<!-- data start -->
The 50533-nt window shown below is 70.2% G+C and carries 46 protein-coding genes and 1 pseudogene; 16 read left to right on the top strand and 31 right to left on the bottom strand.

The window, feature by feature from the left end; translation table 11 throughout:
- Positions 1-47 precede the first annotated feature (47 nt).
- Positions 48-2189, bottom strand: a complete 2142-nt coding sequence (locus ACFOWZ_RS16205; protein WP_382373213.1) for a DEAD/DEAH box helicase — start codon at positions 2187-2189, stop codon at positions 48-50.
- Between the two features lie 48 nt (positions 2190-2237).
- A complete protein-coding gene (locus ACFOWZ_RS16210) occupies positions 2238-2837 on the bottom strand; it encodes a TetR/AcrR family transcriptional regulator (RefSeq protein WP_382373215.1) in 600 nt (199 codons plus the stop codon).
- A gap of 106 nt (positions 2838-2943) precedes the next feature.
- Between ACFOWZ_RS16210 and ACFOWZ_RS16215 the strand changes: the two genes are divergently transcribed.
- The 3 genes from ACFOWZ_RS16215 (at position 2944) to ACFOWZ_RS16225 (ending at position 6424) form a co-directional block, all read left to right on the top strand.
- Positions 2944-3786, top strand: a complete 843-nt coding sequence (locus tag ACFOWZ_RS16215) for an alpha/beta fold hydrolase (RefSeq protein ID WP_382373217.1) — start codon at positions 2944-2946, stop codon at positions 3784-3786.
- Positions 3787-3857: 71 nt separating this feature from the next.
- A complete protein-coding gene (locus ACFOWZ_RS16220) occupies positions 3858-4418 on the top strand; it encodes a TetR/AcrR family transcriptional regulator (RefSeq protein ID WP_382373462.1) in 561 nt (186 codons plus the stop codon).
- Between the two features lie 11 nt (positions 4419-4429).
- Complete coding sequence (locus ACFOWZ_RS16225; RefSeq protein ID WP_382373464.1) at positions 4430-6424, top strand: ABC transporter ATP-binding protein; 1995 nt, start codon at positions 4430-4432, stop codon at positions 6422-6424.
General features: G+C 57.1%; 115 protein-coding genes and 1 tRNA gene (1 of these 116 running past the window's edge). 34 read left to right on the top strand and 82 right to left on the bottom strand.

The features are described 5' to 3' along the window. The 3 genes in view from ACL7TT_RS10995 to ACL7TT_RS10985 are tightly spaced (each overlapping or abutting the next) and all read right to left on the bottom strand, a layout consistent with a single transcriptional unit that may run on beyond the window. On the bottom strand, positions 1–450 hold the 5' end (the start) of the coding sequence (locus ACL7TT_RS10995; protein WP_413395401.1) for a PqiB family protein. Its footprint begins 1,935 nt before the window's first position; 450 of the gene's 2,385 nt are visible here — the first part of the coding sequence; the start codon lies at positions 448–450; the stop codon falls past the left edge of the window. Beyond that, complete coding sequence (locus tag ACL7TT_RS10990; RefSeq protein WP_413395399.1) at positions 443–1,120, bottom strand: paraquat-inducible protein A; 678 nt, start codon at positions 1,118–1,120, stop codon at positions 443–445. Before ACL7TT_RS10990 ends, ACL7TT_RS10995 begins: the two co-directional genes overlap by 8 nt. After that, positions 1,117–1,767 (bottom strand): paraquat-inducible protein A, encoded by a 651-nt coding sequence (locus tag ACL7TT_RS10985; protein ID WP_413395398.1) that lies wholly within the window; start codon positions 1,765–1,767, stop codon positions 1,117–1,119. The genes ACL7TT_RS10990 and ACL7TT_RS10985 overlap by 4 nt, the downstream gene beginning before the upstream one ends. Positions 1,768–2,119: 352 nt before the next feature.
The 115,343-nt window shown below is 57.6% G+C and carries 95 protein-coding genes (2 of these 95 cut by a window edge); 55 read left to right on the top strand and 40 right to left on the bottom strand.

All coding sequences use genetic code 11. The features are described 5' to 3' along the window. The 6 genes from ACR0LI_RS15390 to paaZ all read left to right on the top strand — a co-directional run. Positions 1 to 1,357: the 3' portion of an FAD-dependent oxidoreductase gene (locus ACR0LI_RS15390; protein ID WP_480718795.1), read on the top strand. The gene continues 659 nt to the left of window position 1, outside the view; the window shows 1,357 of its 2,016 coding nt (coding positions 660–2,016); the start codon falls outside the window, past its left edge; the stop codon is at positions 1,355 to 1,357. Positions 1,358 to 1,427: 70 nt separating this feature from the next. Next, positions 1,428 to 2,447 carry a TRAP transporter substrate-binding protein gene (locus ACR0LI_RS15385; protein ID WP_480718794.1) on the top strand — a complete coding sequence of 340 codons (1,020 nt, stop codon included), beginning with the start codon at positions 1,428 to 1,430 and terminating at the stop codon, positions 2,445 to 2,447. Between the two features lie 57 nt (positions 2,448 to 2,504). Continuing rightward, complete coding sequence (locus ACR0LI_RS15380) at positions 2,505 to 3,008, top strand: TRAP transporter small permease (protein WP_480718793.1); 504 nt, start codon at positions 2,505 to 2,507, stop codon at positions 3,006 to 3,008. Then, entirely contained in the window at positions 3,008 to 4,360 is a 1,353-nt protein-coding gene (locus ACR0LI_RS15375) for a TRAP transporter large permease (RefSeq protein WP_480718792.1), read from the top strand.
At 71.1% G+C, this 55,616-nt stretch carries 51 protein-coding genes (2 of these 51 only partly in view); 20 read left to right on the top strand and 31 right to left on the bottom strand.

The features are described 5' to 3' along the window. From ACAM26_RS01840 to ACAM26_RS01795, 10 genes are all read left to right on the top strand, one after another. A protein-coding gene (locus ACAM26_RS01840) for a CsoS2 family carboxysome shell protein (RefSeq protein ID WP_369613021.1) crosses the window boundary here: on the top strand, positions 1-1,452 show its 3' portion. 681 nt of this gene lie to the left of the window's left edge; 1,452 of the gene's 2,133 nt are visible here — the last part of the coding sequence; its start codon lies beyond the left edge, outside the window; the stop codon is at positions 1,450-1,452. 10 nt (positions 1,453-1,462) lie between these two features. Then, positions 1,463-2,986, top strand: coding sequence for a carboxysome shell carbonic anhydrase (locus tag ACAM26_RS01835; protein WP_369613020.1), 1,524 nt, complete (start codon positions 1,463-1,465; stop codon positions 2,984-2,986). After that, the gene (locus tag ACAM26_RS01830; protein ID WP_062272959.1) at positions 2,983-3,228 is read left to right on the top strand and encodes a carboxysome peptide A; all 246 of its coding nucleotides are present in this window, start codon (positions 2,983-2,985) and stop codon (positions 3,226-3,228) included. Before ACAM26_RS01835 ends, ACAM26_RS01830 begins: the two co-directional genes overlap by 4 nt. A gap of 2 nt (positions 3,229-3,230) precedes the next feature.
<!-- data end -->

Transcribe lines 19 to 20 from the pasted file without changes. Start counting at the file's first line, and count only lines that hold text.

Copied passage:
At 71.1% G+C, this 55,616-nt stretch carries 51 protein-coding genes (2 of these 51 only partly in view); 20 read left to right on the top strand and 31 right to left on the bottom strand.

The features are described 5' to 3' along the window. From ACAM26_RS01840 to ACAM26_RS01795, 10 genes are all read left to right on the top strand, one after another. A protein-coding gene (locus ACAM26_RS01840) for a CsoS2 family carboxysome shell protein (RefSeq protein ID WP_369613021.1) crosses the window boundary here: on the top strand, positions 1-1,452 show its 3' portion. 681 nt of this gene lie to the left of the window's left edge; 1,452 of the gene's 2,133 nt are visible here — the last part of the coding sequence; its start codon lies beyond the left edge, outside the window; the stop codon is at positions 1,450-1,452. 10 nt (positions 1,453-1,462) lie between these two features. Then, positions 1,463-2,986, top strand: coding sequence for a carboxysome shell carbonic anhydrase (locus tag ACAM26_RS01835; protein WP_369613020.1), 1,524 nt, complete (start codon positions 1,463-1,465; stop codon positions 2,984-2,986). After that, the gene (locus tag ACAM26_RS01830; protein ID WP_062272959.1) at positions 2,983-3,228 is read left to right on the top strand and encodes a carboxysome peptide A; all 246 of its coding nucleotides are present in this window, start codon (positions 2,983-2,985) and stop codon (positions 3,226-3,228) included. Before ACAM26_RS01835 ends, ACAM26_RS01830 begins: the two co-directional genes overlap by 4 nt. A gap of 2 nt (positions 3,229-3,230) precedes the next feature.